Broadway powerhouse Idina Menzel is famous for originating the starring role of the hit musical Wicked and for lending her voice to Disney’s Frozen. Given the massive popularity of these two cultural juggernauts, many had high expectations for her first return to the stage, as the main character in the original musical If/Then. The show premiered this spring and its soundtrack was released nationwide on June 3rd.
The soundtrack is the product of another collaboration by composer Tom Kitt and lyricist Brian Yorkey, well known for writing the Pulitzer and Tony Award-winning rock musical Next to Normal, which explores the life of a bipolar woman whose mental illness is destroying her family. While the Next to Normal soundtrack surged with energy and emotion, If/Then falls flat, bogged down in a sentimental orchestral style and meandering melodies.
Menzel’s stars as Elizabeth, a 40-year-old woman working to rebuild her life in New York City. In one moment, she can make a decision that will lead to two entirely different lives. The musical follows the outcome of either choice.
Menzel’s soaring vocal chops are clearly underused in the score, as most of her songs lack any depth or need for skill. The opening song (“What If?”) overwhelms Menzel in unnecessary background vocals, while the supposedly show stopping closer, “Always Starting Over,” is uninspiring and forgettable.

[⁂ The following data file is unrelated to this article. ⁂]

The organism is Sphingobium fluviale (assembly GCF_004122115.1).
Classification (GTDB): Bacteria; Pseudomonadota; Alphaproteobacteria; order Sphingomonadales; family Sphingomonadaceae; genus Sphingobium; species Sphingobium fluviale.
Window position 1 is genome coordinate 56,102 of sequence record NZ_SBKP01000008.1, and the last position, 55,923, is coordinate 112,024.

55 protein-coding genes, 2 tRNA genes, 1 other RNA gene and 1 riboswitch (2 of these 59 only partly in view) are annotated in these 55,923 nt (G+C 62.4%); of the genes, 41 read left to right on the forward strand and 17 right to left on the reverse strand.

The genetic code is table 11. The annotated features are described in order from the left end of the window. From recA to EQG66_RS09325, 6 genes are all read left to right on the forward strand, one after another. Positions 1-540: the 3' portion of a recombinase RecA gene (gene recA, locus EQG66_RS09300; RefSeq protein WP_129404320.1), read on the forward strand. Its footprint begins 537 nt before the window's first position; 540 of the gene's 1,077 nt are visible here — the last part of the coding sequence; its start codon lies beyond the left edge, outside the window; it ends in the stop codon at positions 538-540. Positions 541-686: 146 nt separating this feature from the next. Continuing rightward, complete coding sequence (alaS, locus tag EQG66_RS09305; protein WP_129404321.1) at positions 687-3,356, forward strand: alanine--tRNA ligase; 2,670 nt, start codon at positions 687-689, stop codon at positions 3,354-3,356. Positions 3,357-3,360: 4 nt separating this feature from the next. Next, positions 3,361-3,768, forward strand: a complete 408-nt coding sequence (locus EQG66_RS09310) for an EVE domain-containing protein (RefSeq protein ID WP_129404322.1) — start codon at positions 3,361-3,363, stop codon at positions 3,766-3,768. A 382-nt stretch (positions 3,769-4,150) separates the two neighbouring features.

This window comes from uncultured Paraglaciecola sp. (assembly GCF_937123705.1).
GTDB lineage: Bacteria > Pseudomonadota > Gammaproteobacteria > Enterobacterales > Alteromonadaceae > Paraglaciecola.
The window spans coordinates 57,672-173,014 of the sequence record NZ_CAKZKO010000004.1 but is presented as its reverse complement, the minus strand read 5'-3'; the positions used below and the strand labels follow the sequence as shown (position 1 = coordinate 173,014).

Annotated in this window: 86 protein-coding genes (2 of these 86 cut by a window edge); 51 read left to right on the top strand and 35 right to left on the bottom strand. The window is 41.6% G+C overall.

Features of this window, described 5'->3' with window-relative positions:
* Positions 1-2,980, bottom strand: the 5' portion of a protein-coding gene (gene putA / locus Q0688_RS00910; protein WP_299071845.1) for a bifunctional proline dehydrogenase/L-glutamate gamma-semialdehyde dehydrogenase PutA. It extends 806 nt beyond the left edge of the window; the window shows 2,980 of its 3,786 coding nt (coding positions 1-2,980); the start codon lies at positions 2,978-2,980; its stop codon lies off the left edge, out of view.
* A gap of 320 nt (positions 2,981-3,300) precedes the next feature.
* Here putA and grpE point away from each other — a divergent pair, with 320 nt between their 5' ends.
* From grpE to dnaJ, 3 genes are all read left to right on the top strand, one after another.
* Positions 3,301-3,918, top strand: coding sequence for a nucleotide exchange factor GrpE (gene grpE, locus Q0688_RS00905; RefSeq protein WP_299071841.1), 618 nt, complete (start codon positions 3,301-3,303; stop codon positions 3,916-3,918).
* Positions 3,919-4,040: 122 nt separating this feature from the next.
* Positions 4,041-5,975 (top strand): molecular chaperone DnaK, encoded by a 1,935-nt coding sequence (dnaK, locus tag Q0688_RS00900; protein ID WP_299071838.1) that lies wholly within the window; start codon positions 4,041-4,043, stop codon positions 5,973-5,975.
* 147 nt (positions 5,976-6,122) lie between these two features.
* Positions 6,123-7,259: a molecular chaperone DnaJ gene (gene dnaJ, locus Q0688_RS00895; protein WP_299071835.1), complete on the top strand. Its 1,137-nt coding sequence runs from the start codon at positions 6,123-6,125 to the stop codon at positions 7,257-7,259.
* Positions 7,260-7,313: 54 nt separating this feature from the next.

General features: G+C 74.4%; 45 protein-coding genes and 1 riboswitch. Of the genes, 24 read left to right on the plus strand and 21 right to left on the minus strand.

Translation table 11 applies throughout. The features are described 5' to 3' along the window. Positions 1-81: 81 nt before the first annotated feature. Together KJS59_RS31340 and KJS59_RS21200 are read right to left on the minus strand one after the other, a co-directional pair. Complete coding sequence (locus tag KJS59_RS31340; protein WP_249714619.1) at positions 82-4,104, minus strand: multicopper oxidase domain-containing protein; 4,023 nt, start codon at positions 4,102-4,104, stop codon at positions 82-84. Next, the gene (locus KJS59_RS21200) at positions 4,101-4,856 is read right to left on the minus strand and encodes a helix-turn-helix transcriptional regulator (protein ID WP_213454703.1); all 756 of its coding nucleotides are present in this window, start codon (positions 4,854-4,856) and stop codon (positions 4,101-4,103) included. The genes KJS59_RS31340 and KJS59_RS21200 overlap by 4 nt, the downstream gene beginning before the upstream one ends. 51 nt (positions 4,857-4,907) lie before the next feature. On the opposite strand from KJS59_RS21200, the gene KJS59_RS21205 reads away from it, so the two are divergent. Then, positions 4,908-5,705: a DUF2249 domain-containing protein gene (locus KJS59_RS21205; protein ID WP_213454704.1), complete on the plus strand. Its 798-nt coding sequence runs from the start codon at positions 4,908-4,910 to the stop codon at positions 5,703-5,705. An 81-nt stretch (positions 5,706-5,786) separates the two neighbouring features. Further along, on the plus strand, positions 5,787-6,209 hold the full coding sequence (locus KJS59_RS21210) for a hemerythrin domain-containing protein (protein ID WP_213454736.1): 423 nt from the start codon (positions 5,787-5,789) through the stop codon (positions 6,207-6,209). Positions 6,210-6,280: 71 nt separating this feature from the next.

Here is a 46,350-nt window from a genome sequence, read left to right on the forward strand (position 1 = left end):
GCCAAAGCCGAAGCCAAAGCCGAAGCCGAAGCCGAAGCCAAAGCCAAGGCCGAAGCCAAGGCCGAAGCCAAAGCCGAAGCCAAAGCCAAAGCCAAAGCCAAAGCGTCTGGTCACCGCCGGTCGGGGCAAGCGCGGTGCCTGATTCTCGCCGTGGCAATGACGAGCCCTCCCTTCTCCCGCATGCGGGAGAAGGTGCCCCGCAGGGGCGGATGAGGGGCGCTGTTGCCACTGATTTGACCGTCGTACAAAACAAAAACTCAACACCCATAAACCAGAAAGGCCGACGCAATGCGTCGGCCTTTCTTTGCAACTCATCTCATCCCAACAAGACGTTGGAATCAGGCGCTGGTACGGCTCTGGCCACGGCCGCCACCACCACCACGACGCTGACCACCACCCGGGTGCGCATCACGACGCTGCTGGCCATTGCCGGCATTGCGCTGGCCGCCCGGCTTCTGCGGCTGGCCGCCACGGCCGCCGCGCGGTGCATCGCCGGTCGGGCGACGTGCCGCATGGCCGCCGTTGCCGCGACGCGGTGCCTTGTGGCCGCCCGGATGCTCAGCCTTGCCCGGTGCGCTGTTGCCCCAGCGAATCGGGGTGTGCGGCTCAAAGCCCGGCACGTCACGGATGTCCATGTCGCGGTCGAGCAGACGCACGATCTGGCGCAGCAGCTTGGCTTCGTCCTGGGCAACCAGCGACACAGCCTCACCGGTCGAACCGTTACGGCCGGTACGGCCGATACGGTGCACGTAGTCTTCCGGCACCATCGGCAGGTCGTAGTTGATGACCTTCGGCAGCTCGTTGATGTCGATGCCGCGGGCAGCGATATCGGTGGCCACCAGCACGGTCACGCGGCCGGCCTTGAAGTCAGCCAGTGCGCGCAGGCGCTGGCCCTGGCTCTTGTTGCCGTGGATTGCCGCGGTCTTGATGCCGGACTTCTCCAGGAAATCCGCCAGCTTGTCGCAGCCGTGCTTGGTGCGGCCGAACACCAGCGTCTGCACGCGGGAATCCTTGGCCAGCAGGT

The soundtrack also wastes the vocal talent of Anthony Rapp, well known for starring as Mark in the original Broadway cast and film versions of RENT. Playing the gay best friend of Elizabeth, he lacks the raw anger and emotion so apparent in his role in RENT. However, his solo in the jazzy “Ain’t No Man Manhattan” is one of the few memorable moments in the soundtrack. LaChanze of The Color Purple also appears as the lesbian Kindegarten teacher Kate. Her powerful and soulful voice feels out of place and startling in comparison to the music.
The If/Then soundtrack lacks nearly all the elements that made Kitt and Yorkey’s Next to Normal so electrifying. Overall, it wastes the valuable skills of an incredibly talented cast.